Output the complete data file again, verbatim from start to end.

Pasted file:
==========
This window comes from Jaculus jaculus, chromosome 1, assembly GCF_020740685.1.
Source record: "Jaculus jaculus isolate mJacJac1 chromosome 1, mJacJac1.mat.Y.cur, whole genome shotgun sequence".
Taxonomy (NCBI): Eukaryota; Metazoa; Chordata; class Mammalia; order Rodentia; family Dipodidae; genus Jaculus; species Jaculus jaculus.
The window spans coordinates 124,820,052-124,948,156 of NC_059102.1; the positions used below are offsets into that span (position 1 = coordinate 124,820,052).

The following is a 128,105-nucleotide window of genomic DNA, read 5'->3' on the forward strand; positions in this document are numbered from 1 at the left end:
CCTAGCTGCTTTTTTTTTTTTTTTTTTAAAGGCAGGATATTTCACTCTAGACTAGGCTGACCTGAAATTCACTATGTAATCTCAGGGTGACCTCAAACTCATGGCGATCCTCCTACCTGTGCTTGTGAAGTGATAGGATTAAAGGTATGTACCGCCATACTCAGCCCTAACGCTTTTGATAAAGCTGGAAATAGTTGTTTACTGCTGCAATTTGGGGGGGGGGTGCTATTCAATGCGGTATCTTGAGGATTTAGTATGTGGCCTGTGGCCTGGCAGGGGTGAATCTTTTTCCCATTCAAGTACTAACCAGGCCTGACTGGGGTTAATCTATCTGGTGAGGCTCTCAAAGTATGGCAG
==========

This window comes from Jaculus jaculus, chromosome 1, assembly GCF_020740685.1.
Source record: "Jaculus jaculus isolate mJacJac1 chromosome 1, mJacJac1.mat.Y.cur, whole genome shotgun sequence".
Taxonomy (NCBI): Eukaryota; Metazoa; Chordata; class Mammalia; order Rodentia; family Dipodidae; genus Jaculus; species Jaculus jaculus.
The window spans coordinates 124,820,052-124,948,156 of NC_059102.1; the positions used below are offsets into that span (position 1 = coordinate 124,820,052).

The following is a 128,105-nucleotide window of genomic DNA, read 5'->3' on the forward strand; positions in this document are numbered from 1 at the left end:
CCTAGCTGCTTTTTTTTTTTTTTTTTTAAAGGCAGGATATTTCACTCTAGACTAGGCTGACCTGAAATTCACTATGTAATCTCAGGGTGACCTCAAACTCATGGCGATCCTCCTACCTGTGCTTGTGAAGTGATAGGATTAAAGGTATGTACCGCCATACTCAGCCCTAACGCTTTTGATAAAGCTGGAAATAGTTGTTTACTGCTGCAATTTGGGGGGGGGGTGCTATTCAATGCGGTATCTTGAGGATTTAGTATGTGGCCTGTGGCCTGGCAGGGGTGAATCTTTTTCCCATTCAAGTACTAACCAGGCCTGACTGGGGTTAATCTATCTGGTGAGGCTCTCAAAGTATGGCAG